CALIPSO, the first lidar satellite that advanced the world’s understanding of climate, weather, and air quality, ended its scientific mission on Aug. 1, 2023.
From an article by NASA.
Across 17 years of operation, the Cloud-Aerosol Lidar and Infrared Pathfinder Satellite Observation recorded more than 10 billion lidar measurements and informed thousands of scientific reports. CALIPSO was launched jointly by NASA and the France’s Centre National d’Etudes Spatiales/CNES and in tandem with the cloud-profiling radar system on the CloudSat satellite.
“We had to build, for the first time, a sophisticated lidar capable of operating in space,” said Chip Trepte, NASA’s project scientist for CALIPSO. “Then we intended to fly that satellite in close formation to match the CALIPSO lidar profile measurements with the radar profile measurements from CloudSat.”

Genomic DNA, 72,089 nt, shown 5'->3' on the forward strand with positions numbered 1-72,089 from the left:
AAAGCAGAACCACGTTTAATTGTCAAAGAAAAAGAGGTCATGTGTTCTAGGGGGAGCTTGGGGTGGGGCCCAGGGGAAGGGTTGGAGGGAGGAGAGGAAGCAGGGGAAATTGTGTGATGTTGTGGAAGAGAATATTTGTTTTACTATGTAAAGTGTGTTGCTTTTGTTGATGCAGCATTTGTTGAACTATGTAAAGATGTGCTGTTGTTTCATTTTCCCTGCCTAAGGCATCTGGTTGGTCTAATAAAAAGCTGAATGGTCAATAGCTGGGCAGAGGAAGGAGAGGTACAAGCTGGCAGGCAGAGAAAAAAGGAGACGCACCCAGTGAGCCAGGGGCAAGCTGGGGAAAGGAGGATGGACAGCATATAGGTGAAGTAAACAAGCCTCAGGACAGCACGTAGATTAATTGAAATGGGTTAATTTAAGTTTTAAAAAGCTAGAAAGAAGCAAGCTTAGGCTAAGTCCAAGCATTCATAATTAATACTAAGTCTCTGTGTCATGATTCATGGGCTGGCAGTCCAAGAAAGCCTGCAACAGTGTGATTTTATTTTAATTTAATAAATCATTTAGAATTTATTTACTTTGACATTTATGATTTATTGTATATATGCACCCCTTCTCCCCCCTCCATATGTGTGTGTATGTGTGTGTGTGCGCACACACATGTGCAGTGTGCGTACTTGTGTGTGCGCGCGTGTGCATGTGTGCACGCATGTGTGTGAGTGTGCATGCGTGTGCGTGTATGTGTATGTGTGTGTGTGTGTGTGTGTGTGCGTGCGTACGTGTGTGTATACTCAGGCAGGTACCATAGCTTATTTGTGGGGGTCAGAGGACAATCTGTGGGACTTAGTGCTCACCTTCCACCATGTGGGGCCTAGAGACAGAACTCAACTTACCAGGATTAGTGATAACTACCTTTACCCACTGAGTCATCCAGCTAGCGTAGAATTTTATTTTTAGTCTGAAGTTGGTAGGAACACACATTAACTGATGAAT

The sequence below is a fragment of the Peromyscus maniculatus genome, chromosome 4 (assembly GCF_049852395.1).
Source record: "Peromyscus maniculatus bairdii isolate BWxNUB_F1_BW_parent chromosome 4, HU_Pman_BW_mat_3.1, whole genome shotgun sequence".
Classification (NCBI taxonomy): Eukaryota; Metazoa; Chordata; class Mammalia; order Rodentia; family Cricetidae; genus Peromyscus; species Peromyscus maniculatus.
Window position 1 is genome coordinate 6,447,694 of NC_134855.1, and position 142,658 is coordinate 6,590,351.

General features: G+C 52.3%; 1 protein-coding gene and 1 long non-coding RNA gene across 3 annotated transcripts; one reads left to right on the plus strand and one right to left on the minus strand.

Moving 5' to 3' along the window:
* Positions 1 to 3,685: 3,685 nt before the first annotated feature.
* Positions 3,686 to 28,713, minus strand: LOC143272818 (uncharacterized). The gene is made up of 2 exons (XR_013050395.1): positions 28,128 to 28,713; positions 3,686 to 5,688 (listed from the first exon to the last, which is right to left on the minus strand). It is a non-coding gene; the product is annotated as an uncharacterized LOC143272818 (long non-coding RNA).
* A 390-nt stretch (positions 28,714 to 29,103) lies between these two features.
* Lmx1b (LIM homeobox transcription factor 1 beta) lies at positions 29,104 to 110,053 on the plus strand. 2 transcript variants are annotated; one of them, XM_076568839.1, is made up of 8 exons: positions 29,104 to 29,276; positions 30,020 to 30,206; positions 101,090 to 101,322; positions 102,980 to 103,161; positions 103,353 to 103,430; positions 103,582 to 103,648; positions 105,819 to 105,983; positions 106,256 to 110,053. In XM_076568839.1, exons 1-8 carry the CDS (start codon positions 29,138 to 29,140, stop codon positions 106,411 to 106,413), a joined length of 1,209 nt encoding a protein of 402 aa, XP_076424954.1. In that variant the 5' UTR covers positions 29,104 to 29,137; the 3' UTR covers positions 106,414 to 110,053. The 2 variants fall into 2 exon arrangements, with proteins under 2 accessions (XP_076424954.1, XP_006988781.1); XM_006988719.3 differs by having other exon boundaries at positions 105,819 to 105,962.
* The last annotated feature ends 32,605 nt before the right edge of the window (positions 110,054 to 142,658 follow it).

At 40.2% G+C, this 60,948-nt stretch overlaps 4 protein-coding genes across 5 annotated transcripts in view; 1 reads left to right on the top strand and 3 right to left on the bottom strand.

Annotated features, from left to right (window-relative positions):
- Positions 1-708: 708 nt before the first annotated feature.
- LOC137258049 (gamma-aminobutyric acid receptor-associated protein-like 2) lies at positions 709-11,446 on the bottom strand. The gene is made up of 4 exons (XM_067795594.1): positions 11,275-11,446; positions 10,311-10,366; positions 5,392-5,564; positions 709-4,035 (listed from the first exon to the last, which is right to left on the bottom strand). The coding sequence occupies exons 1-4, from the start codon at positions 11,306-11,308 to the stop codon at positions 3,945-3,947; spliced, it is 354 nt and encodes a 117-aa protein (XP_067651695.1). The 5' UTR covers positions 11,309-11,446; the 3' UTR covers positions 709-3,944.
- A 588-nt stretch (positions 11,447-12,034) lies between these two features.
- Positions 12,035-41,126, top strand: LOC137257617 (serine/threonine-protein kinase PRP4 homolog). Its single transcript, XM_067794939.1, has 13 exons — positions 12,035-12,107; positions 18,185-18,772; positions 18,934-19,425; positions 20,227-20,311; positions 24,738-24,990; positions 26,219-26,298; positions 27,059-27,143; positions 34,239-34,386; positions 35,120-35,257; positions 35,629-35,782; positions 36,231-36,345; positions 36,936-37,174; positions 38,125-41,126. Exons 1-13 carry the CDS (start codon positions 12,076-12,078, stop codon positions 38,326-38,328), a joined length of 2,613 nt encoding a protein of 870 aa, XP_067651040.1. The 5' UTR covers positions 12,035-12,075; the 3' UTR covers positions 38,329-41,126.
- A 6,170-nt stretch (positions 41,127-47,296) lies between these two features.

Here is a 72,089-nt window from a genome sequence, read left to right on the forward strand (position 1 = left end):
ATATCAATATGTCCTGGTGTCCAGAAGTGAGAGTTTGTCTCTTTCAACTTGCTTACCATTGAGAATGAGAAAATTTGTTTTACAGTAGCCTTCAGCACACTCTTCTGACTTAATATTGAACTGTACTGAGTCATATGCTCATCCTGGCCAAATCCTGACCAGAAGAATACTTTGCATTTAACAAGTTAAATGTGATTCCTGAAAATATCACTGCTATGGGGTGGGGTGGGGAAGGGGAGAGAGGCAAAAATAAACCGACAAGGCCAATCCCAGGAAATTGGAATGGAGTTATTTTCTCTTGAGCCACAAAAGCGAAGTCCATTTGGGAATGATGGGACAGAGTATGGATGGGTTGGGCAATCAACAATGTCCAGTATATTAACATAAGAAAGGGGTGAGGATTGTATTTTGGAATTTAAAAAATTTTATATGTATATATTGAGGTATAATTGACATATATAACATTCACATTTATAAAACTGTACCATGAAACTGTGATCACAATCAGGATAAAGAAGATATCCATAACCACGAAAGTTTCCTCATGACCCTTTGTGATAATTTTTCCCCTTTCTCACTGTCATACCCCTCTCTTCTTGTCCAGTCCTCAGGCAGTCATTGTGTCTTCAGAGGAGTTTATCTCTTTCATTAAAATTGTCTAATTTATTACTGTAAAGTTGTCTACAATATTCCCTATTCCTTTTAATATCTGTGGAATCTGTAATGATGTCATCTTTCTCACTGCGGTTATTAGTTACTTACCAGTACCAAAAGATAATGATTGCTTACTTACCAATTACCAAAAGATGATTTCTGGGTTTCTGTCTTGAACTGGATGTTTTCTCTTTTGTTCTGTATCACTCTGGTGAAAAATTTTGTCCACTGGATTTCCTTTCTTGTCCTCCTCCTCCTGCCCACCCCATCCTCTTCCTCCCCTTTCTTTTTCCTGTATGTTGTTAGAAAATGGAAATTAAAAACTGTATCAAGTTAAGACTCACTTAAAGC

Lidar and radar are considered “active” sensors because they direct beams of energy at the Earth — laser light in the case of CALIPSO and radio waves in the case of CloudSat — and then measure how the beams reflect off the clouds and aerosols in the atmosphere. Other orbiting science instruments use “passive” sensors that measure reflected sunlight or radiation emitted from the Earth or clouds. The combined data from CALIPSO and CloudSat provided new insights into cloud structures and aerosol layers.
Launching together on April 28, 2006, the two satellites circled the globe in Sun-synchronous orbits from the North to the South poles, crossing the equator in the early afternoon every day. They probed the vertical structure of the atmosphere, measuring the altitude of clouds and layers of airborne particles such as dust, sea salt, ash, and soot.
The unique and nearly simultaneous observations allowed scientists to build a more sophisticated understanding of several atmospheric processes including cloud formation, atmospheric convection, precipitation, and particle transport.
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